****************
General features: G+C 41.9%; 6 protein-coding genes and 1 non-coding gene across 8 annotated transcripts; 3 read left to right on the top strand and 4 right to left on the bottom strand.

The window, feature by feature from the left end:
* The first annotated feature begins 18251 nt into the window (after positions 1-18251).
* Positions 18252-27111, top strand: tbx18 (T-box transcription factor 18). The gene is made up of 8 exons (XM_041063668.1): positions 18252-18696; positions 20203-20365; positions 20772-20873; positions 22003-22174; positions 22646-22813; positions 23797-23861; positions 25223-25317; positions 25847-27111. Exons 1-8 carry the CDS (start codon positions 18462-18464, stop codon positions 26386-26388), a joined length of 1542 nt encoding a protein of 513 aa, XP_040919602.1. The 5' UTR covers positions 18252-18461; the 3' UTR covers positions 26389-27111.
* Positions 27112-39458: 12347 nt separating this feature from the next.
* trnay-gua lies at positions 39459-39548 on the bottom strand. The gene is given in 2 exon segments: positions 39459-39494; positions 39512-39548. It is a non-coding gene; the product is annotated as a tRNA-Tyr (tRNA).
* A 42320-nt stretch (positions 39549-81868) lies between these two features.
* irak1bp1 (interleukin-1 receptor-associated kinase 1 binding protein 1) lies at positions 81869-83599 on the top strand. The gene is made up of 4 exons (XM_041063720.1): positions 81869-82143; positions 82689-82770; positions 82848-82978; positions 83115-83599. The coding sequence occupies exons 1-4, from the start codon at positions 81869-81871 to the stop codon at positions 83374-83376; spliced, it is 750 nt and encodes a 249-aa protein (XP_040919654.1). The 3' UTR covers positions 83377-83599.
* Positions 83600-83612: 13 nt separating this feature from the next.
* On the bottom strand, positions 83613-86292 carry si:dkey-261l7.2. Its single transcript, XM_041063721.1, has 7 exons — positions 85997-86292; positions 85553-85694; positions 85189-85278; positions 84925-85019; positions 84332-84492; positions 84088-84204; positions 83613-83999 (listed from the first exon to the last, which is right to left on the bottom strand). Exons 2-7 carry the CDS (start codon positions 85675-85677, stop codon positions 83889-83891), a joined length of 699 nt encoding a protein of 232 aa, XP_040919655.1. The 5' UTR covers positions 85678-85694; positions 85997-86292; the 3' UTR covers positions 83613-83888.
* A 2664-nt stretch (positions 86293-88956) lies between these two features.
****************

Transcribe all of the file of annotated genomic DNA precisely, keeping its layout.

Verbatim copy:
General features: G+C 41.9%; 6 protein-coding genes and 1 non-coding gene across 8 annotated transcripts; 3 read left to right on the top strand and 4 right to left on the bottom strand.

The window, feature by feature from the left end:
* The first annotated feature begins 18251 nt into the window (after positions 1-18251).
* Positions 18252-27111, top strand: tbx18 (T-box transcription factor 18). The gene is made up of 8 exons (XM_041063668.1): positions 18252-18696; positions 20203-20365; positions 20772-20873; positions 22003-22174; positions 22646-22813; positions 23797-23861; positions 25223-25317; positions 25847-27111. Exons 1-8 carry the CDS (start codon positions 18462-18464, stop codon positions 26386-26388), a joined length of 1542 nt encoding a protein of 513 aa, XP_040919602.1. The 5' UTR covers positions 18252-18461; the 3' UTR covers positions 26389-27111.
* Positions 27112-39458: 12347 nt separating this feature from the next.
* trnay-gua lies at positions 39459-39548 on the bottom strand. The gene is given in 2 exon segments: positions 39459-39494; positions 39512-39548. It is a non-coding gene; the product is annotated as a tRNA-Tyr (tRNA).
* A 42320-nt stretch (positions 39549-81868) lies between these two features.
* irak1bp1 (interleukin-1 receptor-associated kinase 1 binding protein 1) lies at positions 81869-83599 on the top strand. The gene is made up of 4 exons (XM_041063720.1): positions 81869-82143; positions 82689-82770; positions 82848-82978; positions 83115-83599. The coding sequence occupies exons 1-4, from the start codon at positions 81869-81871 to the stop codon at positions 83374-83376; spliced, it is 750 nt and encodes a 249-aa protein (XP_040919654.1). The 3' UTR covers positions 83377-83599.
* Positions 83600-83612: 13 nt separating this feature from the next.
* On the bottom strand, positions 83613-86292 carry si:dkey-261l7.2. Its single transcript, XM_041063721.1, has 7 exons — positions 85997-86292; positions 85553-85694; positions 85189-85278; positions 84925-85019; positions 84332-84492; positions 84088-84204; positions 83613-83999 (listed from the first exon to the last, which is right to left on the bottom strand). Exons 2-7 carry the CDS (start codon positions 85675-85677, stop codon positions 83889-83891), a joined length of 699 nt encoding a protein of 232 aa, XP_040919655.1. The 5' UTR covers positions 85678-85694; positions 85997-86292; the 3' UTR covers positions 83613-83888.
* A 2664-nt stretch (positions 86293-88956) lies between these two features.